Come Down, O Love Divine

"Come Down, O Love Divine" is a Christian hymn usually sung for the festival of Pentecost. It makes reference to the descent of the Holy Spirit as an invocation to God to come to into the soul of the believer. It is a popular piece of Anglican church music and is commonly sung to the tune "Down Ampney" by Ralph Vaughan Williams.

Come Down, O Love Divine
Christian hymn
painting of kneeling figures being touched by flames
15th-century Pentecost altarpiece by Alvise Vivarini depicting tongues of fire descending on the Apostles
Writtenc. 1390
Texttranslation by Richard Frederick Littledale
Based on"Discendi amor santo" by Bianco da Siena
Meter6.6.11 D
MelodyDown Ampney by Ralph Vaughan Williams



The text of "Come down, O Love divine" originated as an Italian poem, "Discendi amor santo" by the medieval mystic poet Bianco da Siena (1350-1399). The poem appeared in the 1851 collection Laudi Spirituali del Bianco da Siena of Telesforo Bini, and in 1861, the Anglo-Irish clergyman and writer Richard Frederick Littledale translated it into English. The first publication of the English version was in Littledale's 1867 hymn-book, The People's Hymnal.[1][2][3]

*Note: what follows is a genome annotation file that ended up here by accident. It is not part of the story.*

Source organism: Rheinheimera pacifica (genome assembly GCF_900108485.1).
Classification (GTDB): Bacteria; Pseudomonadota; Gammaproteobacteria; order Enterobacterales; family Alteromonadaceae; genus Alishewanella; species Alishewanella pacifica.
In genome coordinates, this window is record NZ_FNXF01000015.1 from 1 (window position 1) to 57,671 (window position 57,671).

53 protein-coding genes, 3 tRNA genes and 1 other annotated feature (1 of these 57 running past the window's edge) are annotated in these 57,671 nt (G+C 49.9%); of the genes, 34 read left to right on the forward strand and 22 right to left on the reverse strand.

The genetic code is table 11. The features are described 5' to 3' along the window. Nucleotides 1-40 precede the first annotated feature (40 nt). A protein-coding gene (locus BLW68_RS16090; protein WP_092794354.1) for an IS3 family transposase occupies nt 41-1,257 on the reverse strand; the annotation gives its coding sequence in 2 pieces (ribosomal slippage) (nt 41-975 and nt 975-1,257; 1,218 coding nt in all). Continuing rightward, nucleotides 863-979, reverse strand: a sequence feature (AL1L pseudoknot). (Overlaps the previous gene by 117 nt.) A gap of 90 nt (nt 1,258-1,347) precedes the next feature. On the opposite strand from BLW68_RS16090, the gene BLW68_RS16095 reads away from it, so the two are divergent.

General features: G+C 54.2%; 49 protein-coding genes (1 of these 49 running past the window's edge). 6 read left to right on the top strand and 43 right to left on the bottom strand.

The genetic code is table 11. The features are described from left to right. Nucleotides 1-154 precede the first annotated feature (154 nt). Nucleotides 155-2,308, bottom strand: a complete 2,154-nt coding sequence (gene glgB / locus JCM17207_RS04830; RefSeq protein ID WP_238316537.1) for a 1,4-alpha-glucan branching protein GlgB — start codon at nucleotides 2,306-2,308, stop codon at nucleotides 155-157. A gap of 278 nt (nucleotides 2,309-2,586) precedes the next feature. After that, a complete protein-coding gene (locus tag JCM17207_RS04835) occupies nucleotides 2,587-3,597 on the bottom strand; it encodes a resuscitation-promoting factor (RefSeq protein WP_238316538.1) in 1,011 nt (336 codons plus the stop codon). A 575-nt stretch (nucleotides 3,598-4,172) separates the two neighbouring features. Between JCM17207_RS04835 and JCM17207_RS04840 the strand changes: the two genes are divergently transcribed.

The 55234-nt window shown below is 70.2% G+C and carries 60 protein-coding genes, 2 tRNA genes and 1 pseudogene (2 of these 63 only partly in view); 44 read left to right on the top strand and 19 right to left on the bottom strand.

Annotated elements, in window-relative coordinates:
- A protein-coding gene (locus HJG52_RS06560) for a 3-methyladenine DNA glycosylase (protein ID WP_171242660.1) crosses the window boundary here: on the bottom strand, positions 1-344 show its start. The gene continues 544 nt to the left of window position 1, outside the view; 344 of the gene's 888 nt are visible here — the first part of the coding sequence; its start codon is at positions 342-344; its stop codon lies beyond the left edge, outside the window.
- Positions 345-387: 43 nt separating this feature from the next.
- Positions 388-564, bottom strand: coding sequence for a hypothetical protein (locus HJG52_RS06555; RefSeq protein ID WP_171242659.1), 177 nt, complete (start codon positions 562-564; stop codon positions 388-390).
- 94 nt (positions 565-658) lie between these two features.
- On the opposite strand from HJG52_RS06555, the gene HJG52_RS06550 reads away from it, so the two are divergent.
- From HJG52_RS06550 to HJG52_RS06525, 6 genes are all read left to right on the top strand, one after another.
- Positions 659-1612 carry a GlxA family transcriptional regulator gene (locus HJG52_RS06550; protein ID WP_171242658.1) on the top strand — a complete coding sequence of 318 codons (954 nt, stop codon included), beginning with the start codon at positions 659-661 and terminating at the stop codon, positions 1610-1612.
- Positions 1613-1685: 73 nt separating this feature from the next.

The village of Down Ampney, Gloucestershire, England, after which the hymn tune was named

For the hymn's publication in The English Hymnal of 1906, the hymnal's editor Ralph Vaughan Williams composed a tune, "Down Ampney", which he named after the Gloucestershire village of his birth. This publication established the hymn's widespread popularity.[4] When Vaughan Williams died in 1958, "Come Down, O Love Divine" was sung at his funeral in Westminster Abbey as the composer's ashes were ceremonially interred in the Musicians' Corner.[5]



Come down, O Love divine,
Seek Thou this soul of mine,
And visit it with Thine own ardour glowing;
O Comforter, draw near,
Within my heart appear,
and kindle it, Thy holy flame bestowing.

O let it freely burn
Till earthly passions turn
To dust and ashes in its heat consuming:
And let Thy glorious light
Shine ever on my sight,
And clothe me round, the while my path illuming.

Let holy charity
Mine outward vesture be,
And lowliness become my inner clothing,
True lowliness of heart,
Which takes the humbler part,
And o'er its own shortcomings weeps with loathing.

And so the yearning strong,
With which the soul will long,
Shall far outpass the power of human telling;
For none can guess its grace,
Till he become the place
Wherein the Holy Spirit makes His dwelling.



The following setting of the tune appears in The English Hymnal (1906):





  1. ^ "Come Down, O Love Divine". Retrieved 31 May 2020.
  2. ^ McKim 1993, p. 314.
  3. ^ Adey 1986, p. 181.
  4. ^ Bradley 2006, p. 87.
  5. ^ Holmes 2011.



See also